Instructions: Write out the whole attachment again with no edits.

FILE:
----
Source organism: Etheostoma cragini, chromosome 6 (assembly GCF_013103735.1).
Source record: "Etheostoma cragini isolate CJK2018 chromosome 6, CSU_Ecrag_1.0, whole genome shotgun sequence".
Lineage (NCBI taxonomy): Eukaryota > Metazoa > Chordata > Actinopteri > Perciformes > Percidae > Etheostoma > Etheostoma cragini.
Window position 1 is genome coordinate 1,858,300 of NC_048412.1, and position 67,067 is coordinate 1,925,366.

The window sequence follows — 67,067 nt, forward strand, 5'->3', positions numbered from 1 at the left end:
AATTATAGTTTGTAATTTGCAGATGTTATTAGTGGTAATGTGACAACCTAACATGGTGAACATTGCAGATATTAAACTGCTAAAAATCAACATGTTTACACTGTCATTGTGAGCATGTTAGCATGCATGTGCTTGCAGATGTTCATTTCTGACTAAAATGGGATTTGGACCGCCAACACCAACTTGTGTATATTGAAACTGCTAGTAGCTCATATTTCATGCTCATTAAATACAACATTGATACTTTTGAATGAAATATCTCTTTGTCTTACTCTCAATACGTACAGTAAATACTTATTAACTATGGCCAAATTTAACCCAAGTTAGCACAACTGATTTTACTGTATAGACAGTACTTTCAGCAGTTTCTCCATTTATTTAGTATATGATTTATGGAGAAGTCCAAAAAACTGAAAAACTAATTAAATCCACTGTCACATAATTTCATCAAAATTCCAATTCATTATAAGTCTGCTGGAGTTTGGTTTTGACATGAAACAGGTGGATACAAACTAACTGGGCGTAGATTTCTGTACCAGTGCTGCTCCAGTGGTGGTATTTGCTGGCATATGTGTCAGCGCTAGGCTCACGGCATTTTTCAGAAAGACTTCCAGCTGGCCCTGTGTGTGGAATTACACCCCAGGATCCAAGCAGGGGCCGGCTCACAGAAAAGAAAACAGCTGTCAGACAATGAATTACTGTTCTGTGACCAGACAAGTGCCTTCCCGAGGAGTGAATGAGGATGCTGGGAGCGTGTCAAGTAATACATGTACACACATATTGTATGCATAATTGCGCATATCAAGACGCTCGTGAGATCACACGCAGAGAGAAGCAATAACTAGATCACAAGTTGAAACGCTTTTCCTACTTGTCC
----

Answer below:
Source organism: Etheostoma cragini, chromosome 6 (assembly GCF_013103735.1).
Source record: "Etheostoma cragini isolate CJK2018 chromosome 6, CSU_Ecrag_1.0, whole genome shotgun sequence".
Lineage (NCBI taxonomy): Eukaryota > Metazoa > Chordata > Actinopteri > Perciformes > Percidae > Etheostoma > Etheostoma cragini.
Window position 1 is genome coordinate 1,858,300 of NC_048412.1, and position 67,067 is coordinate 1,925,366.

The window sequence follows — 67,067 nt, forward strand, 5'->3', positions numbered from 1 at the left end:
AATTATAGTTTGTAATTTGCAGATGTTATTAGTGGTAATGTGACAACCTAACATGGTGAACATTGCAGATATTAAACTGCTAAAAATCAACATGTTTACACTGTCATTGTGAGCATGTTAGCATGCATGTGCTTGCAGATGTTCATTTCTGACTAAAATGGGATTTGGACCGCCAACACCAACTTGTGTATATTGAAACTGCTAGTAGCTCATATTTCATGCTCATTAAATACAACATTGATACTTTTGAATGAAATATCTCTTTGTCTTACTCTCAATACGTACAGTAAATACTTATTAACTATGGCCAAATTTAACCCAAGTTAGCACAACTGATTTTACTGTATAGACAGTACTTTCAGCAGTTTCTCCATTTATTTAGTATATGATTTATGGAGAAGTCCAAAAAACTGAAAAACTAATTAAATCCACTGTCACATAATTTCATCAAAATTCCAATTCATTATAAGTCTGCTGGAGTTTGGTTTTGACATGAAACAGGTGGATACAAACTAACTGGGCGTAGATTTCTGTACCAGTGCTGCTCCAGTGGTGGTATTTGCTGGCATATGTGTCAGCGCTAGGCTCACGGCATTTTTCAGAAAGACTTCCAGCTGGCCCTGTGTGTGGAATTACACCCCAGGATCCAAGCAGGGGCCGGCTCACAGAAAAGAAAACAGCTGTCAGACAATGAATTACTGTTCTGTGACCAGACAAGTGCCTTCCCGAGGAGTGAATGAGGATGCTGGGAGCGTGTCAAGTAATACATGTACACACATATTGTATGCATAATTGCGCATATCAAGACGCTCGTGAGATCACACGCAGAGAGAAGCAATAACTAGATCACAAGTTGAAACGCTTTTCCTACTTGTCC